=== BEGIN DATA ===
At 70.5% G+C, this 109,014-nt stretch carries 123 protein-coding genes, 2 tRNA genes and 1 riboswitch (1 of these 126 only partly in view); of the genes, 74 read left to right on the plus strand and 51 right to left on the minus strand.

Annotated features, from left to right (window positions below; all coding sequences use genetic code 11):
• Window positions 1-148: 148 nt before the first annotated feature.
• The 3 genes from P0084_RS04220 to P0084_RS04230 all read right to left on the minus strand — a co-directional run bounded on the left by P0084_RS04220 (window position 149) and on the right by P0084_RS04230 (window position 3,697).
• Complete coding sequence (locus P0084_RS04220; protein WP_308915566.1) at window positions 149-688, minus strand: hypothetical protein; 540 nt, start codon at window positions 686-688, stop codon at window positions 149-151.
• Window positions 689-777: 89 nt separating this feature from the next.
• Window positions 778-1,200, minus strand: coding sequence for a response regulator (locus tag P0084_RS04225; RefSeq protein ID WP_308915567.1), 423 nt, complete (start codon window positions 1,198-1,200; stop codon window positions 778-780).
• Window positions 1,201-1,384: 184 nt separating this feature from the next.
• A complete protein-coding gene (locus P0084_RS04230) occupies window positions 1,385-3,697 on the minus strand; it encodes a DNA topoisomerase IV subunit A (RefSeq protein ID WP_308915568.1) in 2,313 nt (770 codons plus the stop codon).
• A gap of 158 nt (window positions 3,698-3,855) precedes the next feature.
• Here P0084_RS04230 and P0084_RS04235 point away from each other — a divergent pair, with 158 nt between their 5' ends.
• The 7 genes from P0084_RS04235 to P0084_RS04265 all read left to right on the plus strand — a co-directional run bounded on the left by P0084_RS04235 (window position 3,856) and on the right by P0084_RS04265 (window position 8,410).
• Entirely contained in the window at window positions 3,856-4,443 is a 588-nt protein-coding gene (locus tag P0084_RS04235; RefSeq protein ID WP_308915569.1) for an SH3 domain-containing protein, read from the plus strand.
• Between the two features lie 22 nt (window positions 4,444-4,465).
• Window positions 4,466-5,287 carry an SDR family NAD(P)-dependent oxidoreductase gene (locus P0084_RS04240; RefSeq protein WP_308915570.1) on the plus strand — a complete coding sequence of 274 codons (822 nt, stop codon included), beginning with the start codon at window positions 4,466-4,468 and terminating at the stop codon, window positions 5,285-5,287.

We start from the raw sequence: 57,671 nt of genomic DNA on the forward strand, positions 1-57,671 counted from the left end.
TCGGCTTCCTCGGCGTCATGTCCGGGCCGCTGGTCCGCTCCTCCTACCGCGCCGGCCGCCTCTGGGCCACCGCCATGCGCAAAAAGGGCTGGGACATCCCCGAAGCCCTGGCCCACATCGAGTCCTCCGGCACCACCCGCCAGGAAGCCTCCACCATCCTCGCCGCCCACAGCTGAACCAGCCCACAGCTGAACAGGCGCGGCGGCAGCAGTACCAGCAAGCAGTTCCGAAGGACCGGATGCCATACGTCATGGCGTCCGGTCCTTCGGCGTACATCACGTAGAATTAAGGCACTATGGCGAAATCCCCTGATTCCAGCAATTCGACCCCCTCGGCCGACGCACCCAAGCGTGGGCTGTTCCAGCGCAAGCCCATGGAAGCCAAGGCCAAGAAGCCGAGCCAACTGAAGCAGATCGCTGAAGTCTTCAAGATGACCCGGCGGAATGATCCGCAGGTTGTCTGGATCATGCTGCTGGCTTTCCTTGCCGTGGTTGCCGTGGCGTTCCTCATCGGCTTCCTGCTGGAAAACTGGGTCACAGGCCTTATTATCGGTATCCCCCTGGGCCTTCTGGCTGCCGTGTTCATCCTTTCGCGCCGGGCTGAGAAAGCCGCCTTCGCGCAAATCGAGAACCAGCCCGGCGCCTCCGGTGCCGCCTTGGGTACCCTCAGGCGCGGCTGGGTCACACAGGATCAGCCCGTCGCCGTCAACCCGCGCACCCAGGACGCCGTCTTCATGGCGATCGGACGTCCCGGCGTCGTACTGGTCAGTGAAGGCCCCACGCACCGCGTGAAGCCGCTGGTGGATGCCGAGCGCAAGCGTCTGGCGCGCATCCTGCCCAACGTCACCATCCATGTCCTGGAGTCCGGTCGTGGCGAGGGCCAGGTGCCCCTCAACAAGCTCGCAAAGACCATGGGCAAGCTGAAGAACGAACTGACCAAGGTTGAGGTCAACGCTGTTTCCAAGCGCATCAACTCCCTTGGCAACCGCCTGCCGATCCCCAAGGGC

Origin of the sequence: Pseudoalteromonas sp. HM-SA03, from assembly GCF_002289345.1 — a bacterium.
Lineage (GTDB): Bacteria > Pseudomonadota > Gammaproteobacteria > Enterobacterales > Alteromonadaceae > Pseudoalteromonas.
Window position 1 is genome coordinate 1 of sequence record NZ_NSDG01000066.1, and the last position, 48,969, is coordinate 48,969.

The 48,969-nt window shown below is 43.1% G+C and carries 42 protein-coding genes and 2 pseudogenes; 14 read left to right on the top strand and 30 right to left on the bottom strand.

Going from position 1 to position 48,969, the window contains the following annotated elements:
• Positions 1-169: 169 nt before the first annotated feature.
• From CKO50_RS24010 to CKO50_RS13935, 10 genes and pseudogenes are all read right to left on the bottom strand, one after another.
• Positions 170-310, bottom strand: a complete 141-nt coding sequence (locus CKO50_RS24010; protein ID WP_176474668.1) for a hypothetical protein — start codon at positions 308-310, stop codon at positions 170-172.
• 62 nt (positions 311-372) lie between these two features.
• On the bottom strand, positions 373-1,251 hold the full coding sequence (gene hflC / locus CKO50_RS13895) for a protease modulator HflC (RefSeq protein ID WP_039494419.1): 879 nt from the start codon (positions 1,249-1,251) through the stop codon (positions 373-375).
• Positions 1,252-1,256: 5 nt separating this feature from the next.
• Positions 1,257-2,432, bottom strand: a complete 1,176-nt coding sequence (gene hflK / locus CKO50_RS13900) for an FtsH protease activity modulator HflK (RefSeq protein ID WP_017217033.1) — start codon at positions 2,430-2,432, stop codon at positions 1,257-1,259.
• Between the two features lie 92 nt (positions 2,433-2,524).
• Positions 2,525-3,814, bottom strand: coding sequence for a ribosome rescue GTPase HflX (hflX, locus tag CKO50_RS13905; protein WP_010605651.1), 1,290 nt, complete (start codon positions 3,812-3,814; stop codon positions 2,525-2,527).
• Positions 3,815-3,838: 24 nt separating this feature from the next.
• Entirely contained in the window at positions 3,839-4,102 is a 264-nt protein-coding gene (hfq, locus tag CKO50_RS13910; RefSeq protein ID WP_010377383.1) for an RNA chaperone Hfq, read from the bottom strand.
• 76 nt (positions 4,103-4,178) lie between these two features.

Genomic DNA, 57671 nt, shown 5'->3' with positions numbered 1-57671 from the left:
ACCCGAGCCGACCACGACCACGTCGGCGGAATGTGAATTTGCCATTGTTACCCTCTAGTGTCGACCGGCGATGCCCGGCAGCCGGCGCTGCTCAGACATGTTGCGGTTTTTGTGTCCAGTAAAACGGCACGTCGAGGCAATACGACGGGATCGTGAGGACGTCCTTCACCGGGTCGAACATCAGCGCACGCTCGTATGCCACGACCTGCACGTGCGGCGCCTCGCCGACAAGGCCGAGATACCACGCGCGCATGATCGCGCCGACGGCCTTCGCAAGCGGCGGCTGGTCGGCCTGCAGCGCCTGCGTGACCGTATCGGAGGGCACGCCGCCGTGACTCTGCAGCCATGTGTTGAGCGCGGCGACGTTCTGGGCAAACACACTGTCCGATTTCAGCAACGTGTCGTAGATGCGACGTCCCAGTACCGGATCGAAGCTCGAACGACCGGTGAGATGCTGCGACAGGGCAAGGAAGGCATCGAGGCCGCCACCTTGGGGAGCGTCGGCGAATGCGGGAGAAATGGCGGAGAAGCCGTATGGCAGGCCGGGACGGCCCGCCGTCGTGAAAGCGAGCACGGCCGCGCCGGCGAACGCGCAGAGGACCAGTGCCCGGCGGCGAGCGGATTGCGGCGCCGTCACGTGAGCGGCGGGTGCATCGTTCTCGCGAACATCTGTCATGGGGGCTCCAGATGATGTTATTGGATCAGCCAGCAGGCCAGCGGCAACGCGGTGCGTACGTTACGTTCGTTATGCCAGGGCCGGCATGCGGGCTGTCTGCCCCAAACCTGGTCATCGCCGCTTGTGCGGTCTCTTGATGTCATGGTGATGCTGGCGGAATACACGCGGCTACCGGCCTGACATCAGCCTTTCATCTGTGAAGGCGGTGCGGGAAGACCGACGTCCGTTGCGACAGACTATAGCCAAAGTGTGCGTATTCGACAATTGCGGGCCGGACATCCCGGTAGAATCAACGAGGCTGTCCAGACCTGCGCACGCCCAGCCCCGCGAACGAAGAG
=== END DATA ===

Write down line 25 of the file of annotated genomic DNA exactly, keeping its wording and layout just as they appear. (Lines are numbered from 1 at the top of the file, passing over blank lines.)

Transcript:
• Positions 170-310, bottom strand: a complete 141-nt coding sequence (locus CKO50_RS24010; protein ID WP_176474668.1) for a hypothetical protein — start codon at positions 308-310, stop codon at positions 170-172.